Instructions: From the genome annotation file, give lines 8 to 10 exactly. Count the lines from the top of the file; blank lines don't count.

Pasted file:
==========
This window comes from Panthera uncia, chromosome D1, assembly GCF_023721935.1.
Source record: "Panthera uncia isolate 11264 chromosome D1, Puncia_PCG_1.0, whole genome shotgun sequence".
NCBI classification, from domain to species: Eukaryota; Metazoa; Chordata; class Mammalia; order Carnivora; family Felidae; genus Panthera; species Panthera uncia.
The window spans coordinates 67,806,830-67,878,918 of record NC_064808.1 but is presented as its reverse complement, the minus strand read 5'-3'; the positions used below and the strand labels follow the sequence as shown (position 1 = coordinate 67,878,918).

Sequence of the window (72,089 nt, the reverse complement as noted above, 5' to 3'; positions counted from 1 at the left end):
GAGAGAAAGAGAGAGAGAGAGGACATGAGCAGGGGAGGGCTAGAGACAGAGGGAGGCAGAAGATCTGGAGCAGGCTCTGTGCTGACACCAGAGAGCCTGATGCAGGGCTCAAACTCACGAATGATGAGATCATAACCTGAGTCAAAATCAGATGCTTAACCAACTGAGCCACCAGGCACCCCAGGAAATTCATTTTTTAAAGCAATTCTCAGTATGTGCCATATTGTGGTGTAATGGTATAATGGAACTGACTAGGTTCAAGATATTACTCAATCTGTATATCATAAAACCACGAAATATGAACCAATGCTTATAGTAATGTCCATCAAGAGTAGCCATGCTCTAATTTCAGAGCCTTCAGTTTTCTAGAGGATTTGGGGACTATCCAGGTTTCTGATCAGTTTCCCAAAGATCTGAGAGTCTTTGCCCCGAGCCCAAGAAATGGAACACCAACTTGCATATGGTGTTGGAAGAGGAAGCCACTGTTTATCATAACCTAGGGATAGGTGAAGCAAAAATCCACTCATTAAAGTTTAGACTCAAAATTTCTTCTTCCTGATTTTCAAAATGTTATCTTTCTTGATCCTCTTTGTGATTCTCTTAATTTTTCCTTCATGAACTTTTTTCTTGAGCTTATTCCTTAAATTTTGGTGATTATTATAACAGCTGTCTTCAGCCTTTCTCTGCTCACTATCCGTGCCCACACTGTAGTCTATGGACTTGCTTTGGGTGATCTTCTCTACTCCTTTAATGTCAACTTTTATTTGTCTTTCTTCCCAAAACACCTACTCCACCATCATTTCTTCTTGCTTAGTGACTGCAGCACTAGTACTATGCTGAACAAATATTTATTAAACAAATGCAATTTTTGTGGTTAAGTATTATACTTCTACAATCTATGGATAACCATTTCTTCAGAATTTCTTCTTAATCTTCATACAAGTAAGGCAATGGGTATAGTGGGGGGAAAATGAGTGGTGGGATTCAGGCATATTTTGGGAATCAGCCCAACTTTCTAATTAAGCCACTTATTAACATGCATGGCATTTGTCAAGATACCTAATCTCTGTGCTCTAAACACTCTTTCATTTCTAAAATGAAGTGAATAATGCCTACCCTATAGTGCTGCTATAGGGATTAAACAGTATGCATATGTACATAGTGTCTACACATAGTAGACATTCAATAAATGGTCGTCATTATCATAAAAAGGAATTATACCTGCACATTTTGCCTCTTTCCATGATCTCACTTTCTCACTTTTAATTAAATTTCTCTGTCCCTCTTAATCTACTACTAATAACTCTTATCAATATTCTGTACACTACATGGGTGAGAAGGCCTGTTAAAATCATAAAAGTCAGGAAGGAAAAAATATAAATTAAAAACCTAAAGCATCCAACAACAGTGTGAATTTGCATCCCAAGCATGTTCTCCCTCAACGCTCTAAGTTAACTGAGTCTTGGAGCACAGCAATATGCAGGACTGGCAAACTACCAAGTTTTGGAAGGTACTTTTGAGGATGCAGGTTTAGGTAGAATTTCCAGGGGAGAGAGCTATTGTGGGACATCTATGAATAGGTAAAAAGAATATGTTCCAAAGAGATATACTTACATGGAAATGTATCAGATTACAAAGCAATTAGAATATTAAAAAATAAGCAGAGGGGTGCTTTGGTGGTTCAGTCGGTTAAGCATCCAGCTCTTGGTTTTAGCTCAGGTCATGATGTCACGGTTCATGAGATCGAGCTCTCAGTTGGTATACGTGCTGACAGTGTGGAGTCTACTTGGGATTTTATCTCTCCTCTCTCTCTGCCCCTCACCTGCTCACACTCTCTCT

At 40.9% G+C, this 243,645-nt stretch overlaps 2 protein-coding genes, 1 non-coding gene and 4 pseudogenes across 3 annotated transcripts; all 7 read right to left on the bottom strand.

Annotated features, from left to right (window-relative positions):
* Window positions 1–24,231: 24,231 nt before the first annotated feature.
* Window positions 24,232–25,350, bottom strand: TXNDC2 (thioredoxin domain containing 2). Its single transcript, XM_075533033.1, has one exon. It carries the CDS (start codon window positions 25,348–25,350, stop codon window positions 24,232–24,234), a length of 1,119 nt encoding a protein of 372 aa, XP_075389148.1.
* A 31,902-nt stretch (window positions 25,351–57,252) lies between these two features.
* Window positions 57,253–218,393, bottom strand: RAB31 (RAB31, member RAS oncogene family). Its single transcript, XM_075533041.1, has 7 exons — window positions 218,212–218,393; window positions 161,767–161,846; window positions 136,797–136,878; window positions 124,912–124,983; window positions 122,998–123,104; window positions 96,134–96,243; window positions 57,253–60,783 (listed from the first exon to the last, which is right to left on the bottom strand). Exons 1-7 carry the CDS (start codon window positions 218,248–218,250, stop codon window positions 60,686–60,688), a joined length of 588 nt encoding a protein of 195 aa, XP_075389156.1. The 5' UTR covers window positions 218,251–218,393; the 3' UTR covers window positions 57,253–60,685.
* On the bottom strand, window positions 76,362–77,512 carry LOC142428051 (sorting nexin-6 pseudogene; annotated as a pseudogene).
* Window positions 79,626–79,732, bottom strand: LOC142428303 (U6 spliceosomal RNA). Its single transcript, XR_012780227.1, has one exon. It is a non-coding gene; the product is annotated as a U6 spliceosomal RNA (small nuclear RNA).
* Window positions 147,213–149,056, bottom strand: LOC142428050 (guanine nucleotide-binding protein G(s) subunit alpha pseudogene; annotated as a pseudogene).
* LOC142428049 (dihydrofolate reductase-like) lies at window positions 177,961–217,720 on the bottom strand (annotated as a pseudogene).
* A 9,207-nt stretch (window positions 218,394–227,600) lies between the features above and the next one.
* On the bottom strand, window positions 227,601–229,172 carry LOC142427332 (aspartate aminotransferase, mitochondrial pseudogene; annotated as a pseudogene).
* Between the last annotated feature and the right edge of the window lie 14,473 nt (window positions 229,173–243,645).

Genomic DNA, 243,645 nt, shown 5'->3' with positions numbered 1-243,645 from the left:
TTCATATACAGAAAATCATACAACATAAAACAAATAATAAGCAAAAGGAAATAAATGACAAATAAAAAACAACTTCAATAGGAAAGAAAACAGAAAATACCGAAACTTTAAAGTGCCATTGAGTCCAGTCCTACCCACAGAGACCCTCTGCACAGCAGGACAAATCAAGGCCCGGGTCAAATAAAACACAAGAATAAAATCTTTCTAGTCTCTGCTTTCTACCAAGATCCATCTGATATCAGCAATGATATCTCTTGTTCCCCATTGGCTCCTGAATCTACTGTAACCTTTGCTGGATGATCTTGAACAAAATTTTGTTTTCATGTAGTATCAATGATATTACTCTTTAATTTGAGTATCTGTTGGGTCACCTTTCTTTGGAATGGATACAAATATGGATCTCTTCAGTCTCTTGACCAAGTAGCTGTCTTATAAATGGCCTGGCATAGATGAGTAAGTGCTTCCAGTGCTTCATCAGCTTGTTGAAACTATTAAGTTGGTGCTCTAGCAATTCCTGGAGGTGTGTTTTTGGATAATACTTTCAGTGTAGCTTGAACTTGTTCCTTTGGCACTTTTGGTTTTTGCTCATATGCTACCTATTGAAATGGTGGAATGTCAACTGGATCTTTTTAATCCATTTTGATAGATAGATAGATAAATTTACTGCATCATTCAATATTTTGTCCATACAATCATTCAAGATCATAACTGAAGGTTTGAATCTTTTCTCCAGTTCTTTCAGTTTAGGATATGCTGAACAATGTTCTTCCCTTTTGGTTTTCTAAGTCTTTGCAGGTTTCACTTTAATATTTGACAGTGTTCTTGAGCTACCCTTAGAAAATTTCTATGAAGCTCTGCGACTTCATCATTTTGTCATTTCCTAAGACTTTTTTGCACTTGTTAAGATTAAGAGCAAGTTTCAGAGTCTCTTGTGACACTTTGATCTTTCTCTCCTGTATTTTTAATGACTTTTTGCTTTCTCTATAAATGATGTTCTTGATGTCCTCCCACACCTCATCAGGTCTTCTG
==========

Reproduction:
Annotated features, from left to right (window-relative positions):
* Window positions 1–24,231: 24,231 nt before the first annotated feature.
* Window positions 24,232–25,350, bottom strand: TXNDC2 (thioredoxin domain containing 2). Its single transcript, XM_075533033.1, has one exon. It carries the CDS (start codon window positions 25,348–25,350, stop codon window positions 24,232–24,234), a length of 1,119 nt encoding a protein of 372 aa, XP_075389148.1.